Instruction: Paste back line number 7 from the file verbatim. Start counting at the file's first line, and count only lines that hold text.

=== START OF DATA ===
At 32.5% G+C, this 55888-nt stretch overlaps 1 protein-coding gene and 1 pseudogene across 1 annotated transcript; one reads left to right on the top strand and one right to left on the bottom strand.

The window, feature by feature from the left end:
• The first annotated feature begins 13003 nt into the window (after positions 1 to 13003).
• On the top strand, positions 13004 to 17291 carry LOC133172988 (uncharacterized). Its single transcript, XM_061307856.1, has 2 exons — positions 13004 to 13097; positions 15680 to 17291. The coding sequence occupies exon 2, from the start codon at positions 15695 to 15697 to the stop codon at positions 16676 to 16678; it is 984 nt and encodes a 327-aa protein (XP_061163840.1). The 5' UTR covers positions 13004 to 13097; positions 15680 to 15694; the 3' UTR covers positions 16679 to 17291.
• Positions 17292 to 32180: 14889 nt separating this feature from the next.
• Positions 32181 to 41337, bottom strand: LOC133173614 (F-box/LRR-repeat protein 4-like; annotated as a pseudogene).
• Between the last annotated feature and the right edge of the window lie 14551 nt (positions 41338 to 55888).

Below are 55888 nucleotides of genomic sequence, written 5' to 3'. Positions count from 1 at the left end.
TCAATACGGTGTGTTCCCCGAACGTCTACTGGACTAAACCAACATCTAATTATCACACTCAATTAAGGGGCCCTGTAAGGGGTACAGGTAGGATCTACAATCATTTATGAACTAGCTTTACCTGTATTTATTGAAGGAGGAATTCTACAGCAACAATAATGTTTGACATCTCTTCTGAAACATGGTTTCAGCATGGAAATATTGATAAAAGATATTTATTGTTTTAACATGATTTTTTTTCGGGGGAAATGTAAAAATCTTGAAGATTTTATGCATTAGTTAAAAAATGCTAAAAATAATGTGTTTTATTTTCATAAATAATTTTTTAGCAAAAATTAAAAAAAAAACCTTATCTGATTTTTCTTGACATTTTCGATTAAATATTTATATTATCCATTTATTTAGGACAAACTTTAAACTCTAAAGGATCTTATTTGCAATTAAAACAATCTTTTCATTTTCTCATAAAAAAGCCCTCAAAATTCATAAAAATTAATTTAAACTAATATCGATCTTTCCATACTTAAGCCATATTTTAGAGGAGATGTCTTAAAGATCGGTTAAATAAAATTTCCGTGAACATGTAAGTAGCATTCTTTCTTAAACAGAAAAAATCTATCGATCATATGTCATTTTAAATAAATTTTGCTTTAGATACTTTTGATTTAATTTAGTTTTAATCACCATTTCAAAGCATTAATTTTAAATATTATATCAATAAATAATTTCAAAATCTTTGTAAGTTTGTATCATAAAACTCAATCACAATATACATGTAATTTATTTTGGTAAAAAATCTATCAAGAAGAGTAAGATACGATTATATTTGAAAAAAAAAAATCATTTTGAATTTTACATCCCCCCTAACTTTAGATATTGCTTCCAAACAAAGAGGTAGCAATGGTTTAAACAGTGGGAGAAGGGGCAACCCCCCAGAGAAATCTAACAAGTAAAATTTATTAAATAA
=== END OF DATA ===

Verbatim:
• Between the last annotated feature and the right edge of the window lie 14551 nt (positions 41338 to 55888).